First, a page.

Sunday, October 16, 2011

BBC Sense & Sensibility (2008)

It's impossible not to compare this series with Ang Lee's movie but each one has a different approach to Jane Austen's novel.

Andrew Davies decided to spice up things and give more sexual tension to this story, especially between Marianne and Willoughby. The opening scene is a perfect way to grab the viewers attention and wonder who the young couple is.

The two Dashwood sisters are marvelously played by two young actresses: Charity Wakefield (Marianne), who kept all the freshness and impetuosity of her young years, and Hattie Monahan (Elinor), always so practical with her good sense and hidden feelings.

Like all those who liked Emma Thompson's adaptation, I was a bit afraid to see the new Col. Brandon. Who could do better than Alan Rickman ?! That was simply not possible, right?! Well, David Morrissey was up to the task and he gives us a very good performance. This man simply filled the screen each time he appeared. He is tall, strong, protective, wise, he likes music and a good conversation. Just a perfect Jane Austen hero! When he holds Marianne during the party when she meets Willoughby again, I could only sigh and wish for more.

In this version we get to see more about Marianne and Brandon's relationship. Somehow, I think I needed to see their love growing for each other to make their ending more real, something that we do not see in Thompson’s adaptation.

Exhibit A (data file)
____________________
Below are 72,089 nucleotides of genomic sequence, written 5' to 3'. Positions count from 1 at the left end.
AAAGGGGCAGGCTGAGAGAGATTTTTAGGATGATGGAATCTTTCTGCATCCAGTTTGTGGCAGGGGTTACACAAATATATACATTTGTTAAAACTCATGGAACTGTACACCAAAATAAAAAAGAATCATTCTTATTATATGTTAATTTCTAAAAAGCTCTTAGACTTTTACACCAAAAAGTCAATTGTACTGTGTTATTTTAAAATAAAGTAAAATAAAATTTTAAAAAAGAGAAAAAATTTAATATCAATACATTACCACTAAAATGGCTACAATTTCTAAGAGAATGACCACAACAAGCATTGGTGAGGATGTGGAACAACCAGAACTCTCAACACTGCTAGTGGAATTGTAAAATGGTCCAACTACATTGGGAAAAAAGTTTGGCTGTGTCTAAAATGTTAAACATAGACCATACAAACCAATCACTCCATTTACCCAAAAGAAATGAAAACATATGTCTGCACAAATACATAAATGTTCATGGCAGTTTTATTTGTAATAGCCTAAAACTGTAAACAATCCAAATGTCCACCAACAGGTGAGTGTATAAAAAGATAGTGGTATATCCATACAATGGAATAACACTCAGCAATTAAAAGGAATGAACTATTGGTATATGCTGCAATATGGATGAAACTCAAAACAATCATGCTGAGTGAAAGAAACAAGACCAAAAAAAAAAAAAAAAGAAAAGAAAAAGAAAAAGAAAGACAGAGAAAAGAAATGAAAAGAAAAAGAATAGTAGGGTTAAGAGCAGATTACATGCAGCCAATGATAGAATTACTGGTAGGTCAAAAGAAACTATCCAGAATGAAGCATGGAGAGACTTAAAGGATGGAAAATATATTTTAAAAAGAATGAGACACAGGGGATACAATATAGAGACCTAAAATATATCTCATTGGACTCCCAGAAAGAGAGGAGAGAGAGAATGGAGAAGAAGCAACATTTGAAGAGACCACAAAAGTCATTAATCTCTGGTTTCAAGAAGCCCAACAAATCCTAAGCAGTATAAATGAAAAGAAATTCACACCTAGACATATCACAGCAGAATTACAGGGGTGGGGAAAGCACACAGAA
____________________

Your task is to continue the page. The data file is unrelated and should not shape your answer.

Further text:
While watching the first episode and when I saw for the first time Edward Ferrars (Dan Stevens), I immediately saw a more handsome Hugh Grant. Same shaggy hair, the blue eyes, the hesitant and shy attitude, but with a little something more.

Dominic Cooper as Willoughby worked quite well, even if I expected to see a much more handsome actor. He clearly lacks the finesse of a Greg Wise, but in the novel he is rather young and not all that polished. The actor even manages to create a repellent and sleazy character who can only see his own interests without any care for others. But, in the end, Cooper doesn't really achieve to deliver a more passionate and even ambiguous Willoughby. The scene where he returns to talk to Marianne at the end seems forced and not really captivating...

While following the novel pretty close, this version lacks the usual Austen humor, especially the scenes with the Palmers and the Middleton's. I missed this terribly ! One of my favourite moments in Ang Lee S&S are the scenes with Mr. Palmer (Hugh Laurie).

One of my favourite aspects of this adaptation : the Dorset seacoast landscape. The scenery is beautiful and breathtaking. You cannot help to fall in love for the region.


  1. I enjoyed your comparison of the two movie adaptations. I am a wierdy and actually appreciate their predecessor, the BBC version, too.
    Thank you for your posting.

  2. The scenery is gorgeous. David Morrisey is one of my favorite British actors, after seeing him in Blackpool. I think one of the things I like the best about this adaptation, is that the age the cast looks more reflects the ages Jane gave the characters.

    If you liked Dan Stevens, you must watch Downton Abbey, if you haven't yet. He's great in it.

  3. Ah you make want to go and watch these 2 period dramas again... maybe during the weekend. ;-)

    Sarah what a coincidence, the first episode of Downton Abbey aired here yesterday and I definitely plan to watch the whole series.